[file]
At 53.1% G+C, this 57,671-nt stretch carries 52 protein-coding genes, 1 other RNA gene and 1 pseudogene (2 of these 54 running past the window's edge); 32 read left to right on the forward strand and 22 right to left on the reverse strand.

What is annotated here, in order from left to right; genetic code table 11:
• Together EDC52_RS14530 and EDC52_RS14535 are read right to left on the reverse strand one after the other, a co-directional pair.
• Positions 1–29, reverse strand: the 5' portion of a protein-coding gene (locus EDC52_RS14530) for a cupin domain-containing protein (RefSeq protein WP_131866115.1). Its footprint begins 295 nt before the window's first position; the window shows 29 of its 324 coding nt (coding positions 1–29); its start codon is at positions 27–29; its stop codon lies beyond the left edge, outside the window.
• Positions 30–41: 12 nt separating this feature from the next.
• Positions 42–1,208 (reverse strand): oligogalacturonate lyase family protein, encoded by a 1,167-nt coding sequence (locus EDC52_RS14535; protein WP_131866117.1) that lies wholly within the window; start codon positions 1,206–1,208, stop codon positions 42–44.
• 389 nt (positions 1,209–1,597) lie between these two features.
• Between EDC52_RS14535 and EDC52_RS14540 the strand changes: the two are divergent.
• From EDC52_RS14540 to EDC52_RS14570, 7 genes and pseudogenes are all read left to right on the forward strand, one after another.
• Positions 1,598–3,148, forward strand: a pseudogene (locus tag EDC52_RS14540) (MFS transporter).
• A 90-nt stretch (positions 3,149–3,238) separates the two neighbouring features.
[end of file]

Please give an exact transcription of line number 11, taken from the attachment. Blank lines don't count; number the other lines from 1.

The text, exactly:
• A 90-nt stretch (positions 3,149–3,238) separates the two neighbouring features.